Whatever the Constitution does not prohibit is allowed

By Francine Bustamante


This was someone’s comment on Facebook in response to a post on President Duterte’s potential run for vice-president in 2022. It received a quick retort: ‘Just because you can do something doesn’t mean it’s right.’ Boom.


The Constitution is the rule of law, but humanity does not live by a set of rules alone. It leads by example and a set of social, moral and ethical values. If we need to corral humanity to make us do the right thing, then we might as well still be hanging by the branches of a tree, hair in all the wrong places and walking on fours.


Principles and values are not ‘bottled’ into laws. They are often ‘lines in the sand’ that a society won’t cross, foundational beliefs that people hold true. Not everything has a reference point. There are things we see through our own tinted glasses- values we learned from experience, beliefs we hold true because we know it is true.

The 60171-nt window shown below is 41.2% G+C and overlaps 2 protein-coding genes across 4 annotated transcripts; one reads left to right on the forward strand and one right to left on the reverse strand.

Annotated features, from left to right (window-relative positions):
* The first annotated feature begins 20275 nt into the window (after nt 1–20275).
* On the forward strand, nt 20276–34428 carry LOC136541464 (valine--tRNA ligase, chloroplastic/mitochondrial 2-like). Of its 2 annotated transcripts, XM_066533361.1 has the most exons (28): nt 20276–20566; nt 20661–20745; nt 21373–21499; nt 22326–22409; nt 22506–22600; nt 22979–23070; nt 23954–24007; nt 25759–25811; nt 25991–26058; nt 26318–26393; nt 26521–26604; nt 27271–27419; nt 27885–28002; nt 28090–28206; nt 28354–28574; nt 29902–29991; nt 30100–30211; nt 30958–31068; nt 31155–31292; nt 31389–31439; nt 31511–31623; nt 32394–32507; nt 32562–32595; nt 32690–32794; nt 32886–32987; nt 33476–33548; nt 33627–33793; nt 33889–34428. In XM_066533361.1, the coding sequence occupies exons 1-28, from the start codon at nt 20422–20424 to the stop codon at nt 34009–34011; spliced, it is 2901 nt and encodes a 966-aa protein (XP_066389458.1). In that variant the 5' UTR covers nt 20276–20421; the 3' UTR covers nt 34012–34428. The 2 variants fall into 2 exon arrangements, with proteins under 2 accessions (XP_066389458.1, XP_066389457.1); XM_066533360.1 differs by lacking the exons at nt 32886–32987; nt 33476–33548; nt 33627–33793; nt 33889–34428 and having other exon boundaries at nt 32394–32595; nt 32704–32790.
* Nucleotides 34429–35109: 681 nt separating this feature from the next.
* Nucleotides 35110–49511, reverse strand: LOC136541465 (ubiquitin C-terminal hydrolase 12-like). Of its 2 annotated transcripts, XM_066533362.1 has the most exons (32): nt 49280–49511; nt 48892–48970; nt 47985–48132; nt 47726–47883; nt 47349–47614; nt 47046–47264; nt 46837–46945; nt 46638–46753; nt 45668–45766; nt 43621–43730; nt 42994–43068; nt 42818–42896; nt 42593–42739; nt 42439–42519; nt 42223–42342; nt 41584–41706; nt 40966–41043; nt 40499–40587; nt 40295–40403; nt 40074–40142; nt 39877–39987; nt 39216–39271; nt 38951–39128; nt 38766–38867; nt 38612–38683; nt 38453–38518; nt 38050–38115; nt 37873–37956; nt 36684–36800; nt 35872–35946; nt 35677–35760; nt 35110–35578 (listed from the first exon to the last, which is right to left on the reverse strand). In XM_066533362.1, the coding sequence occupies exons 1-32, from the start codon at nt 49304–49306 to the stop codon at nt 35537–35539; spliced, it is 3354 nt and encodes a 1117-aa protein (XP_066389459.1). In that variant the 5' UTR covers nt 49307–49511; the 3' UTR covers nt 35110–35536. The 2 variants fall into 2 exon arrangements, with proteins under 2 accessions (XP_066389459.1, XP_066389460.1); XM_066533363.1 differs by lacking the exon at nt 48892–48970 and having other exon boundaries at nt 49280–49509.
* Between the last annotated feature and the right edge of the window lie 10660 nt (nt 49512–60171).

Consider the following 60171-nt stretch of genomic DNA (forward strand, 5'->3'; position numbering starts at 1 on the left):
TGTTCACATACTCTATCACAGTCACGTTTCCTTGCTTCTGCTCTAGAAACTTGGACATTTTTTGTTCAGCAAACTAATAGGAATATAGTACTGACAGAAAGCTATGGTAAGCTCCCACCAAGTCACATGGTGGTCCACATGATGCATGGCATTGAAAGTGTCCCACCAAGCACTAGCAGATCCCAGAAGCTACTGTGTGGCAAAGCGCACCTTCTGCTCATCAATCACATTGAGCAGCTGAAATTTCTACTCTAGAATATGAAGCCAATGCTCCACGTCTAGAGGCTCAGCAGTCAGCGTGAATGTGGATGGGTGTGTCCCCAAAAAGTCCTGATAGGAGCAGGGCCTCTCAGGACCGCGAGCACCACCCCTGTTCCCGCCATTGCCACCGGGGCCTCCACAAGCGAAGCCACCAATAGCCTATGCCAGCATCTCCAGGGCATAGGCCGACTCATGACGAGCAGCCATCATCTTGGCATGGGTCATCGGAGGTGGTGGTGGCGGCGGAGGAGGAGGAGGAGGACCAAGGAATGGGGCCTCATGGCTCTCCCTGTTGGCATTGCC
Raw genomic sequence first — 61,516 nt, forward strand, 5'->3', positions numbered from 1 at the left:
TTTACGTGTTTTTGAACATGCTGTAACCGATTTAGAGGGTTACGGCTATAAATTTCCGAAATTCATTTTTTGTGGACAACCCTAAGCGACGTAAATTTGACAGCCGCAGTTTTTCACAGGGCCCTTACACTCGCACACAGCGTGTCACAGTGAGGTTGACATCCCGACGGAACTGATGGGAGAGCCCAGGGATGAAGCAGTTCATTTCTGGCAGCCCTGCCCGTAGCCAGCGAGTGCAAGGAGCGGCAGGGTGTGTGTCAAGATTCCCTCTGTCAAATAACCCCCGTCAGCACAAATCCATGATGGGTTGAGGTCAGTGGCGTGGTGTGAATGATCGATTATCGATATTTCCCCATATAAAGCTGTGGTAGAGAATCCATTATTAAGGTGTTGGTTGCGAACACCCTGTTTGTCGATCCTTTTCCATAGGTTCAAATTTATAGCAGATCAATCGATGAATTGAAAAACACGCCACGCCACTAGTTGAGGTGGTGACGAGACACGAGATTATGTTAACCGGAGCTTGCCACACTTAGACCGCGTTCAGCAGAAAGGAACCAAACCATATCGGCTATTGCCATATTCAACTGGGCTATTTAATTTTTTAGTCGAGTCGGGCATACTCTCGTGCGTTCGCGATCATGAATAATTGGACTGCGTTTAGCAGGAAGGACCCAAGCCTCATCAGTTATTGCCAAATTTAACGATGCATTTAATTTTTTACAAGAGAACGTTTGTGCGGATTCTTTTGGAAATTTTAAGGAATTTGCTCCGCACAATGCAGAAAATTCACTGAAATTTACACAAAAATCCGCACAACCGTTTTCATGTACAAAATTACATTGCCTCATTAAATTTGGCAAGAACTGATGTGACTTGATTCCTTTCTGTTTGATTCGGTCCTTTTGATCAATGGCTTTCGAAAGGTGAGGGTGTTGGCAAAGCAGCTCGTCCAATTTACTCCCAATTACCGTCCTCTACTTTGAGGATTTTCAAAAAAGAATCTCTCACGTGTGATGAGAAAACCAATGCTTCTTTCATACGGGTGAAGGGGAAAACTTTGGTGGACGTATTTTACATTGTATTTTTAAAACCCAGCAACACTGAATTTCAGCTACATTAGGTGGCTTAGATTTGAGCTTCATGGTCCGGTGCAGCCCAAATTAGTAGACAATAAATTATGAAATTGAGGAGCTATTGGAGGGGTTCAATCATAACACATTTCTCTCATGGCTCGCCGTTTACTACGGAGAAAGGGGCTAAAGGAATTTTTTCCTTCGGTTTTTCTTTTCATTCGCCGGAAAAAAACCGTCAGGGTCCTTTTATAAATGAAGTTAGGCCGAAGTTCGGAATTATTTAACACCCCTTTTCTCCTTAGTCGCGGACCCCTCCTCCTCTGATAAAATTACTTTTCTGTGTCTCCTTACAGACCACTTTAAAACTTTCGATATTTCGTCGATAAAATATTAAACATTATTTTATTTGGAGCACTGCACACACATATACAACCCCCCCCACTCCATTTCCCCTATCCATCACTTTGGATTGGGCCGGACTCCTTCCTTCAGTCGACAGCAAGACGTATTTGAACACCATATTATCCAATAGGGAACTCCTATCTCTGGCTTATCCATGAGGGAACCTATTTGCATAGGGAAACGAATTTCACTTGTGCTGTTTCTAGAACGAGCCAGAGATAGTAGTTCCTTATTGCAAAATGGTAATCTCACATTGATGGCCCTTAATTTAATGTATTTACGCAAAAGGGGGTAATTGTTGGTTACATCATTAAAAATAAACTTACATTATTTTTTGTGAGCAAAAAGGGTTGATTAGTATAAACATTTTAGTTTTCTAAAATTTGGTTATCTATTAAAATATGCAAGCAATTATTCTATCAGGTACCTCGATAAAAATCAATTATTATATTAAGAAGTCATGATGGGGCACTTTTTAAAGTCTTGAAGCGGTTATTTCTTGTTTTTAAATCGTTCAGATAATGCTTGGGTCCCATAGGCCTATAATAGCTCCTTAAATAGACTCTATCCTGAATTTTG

The circumstances surrounding my father’s death is an example. (His death anniversary is in the month of July.) It colored my view of the idea of injustice. I decided it is something that society should reject because it can only take root when we let it. It taught me to speak up when I see wrong, and not close my eyes and live in my singularity. I have to live with myself, after all, and like what stares back at me in the mirror.


When framers pen their Constitution, I imagine they do so believing in the fundamental decency of humanity, in the basic goodness of man. They believe in their society’s values and norms. So if you see anything not clearly spelled out in the Philippine Constitution, think of it this way: the framers believe in your basic decency, in your moral compass. Don’t let them down.


Editor’s note: Francine Bustamante is a hobby writer originally from Albay and now based in the USA. A trained finance professional, she pens articles of general interest.